Being a responsible tourist
While it’s a rare and therefore a sought after experience to see, and possibly even swim with a dugong, scientists don’t yet fully understand the impact this has on them. As such, if you’re one of the lucky few who do get to swim with a dugong, common sense says you shouldn’t harass them. This means not chasing after them or trying to touch them. Divers also need to take the utmost care not to disturb the dugong’s sensitive underwater environment.
And it’s not just our behaviour in the sea. Despite the fact that it’s illegal to drive on the beach in most parts of Mozambique, many people still tear up the sensitive coastal ecology with quad bikes, motorbikes and 4-wheel drive vehicles. The impact of this extends far beyond dugongs. Beach-nesting birds are affected, as are breeding sea turtles. Then there’s the less visible impact on the structural stability of the beach, the coastal vegetation and the millions of tiny creatures living in the beach sands. Unless you’re launching a boat in a designated area or are doing research, and you have a permit, beach driving is a bad idea.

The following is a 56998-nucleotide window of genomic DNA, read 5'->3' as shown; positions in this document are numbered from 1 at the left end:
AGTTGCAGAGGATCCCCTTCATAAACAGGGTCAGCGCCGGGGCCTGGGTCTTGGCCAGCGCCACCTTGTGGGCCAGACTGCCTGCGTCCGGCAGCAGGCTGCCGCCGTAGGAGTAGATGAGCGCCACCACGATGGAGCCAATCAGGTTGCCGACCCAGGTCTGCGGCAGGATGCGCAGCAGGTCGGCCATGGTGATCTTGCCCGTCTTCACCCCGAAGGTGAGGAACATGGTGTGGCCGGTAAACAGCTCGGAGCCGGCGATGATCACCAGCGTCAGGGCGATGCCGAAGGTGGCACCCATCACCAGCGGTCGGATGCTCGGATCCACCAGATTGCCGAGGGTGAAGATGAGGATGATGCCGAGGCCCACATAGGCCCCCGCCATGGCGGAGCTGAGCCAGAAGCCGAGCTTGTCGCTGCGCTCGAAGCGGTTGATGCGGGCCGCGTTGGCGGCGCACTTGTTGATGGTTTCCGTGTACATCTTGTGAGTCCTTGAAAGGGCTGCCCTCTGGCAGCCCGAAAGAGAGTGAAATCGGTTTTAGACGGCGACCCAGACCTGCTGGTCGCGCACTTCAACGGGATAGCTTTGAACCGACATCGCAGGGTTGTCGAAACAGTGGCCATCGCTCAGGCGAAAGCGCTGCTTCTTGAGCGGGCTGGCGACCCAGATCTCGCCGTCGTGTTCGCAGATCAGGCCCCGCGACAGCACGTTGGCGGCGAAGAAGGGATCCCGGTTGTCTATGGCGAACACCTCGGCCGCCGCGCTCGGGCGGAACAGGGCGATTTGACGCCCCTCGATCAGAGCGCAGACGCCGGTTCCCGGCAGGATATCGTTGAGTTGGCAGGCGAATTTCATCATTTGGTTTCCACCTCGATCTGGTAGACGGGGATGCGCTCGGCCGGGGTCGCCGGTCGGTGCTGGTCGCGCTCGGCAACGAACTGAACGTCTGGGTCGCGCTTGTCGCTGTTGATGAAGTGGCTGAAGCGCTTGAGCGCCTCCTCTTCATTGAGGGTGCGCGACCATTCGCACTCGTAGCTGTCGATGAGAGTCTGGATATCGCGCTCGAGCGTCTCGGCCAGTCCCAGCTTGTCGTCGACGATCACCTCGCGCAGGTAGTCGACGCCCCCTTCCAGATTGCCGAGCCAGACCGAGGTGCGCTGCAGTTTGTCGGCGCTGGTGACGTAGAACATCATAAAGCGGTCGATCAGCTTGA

It may seem obvious, but visitors should take care not to leave garbage lying around, even accidentally, as it can kill marine life. And as important as it is not to leave anything behind, it’s equally important not to take anything away. Washed up shells and bits of coral form an important part of the marine ecosystem, while the living creatures, be they plants, animals or even eggs, must be left to contribute to the delicate balance of the local ecology.
Partnering for conservation
While each of us can reduce our own impacts on dugongs, it takes far broader support to halt the decline of a threatened species.
Fortunately, the Mozambican government, together with leading conservation NGOs such as WWF and the EWT, and scientists, both local and global, have partnered to achieve this goal. Improved law enforcement is one essential task they’re tackling, along with ongoing research and habitat mapping.
But a community-focused approach to dugong conservation is key to long-term success. Many local people are extremely dependent on the environment for survival. To this end conservationists are working with local communities towards sustainable marine resource use. Done correctly, this could mean improved livelihoods for the local people through food availability and improved income, and of course, a safer and more stable environment for the dugong.
For the dreamers, like me, who choose to live in a world where mermaids might exist, along with unicorns (OK, rhinos), elves (well, maybe they’re dragonflies) and faeries (probably butterflies or lacewings), saving the last of the world’s dugongs is non-negotiable. But of course, they’re more than just a faerie tale to suit my fancy. The loss of any species is a sign of an environment that’s not healthy. And ultimately, an unhealthy environment means a poorer quality of life for us all.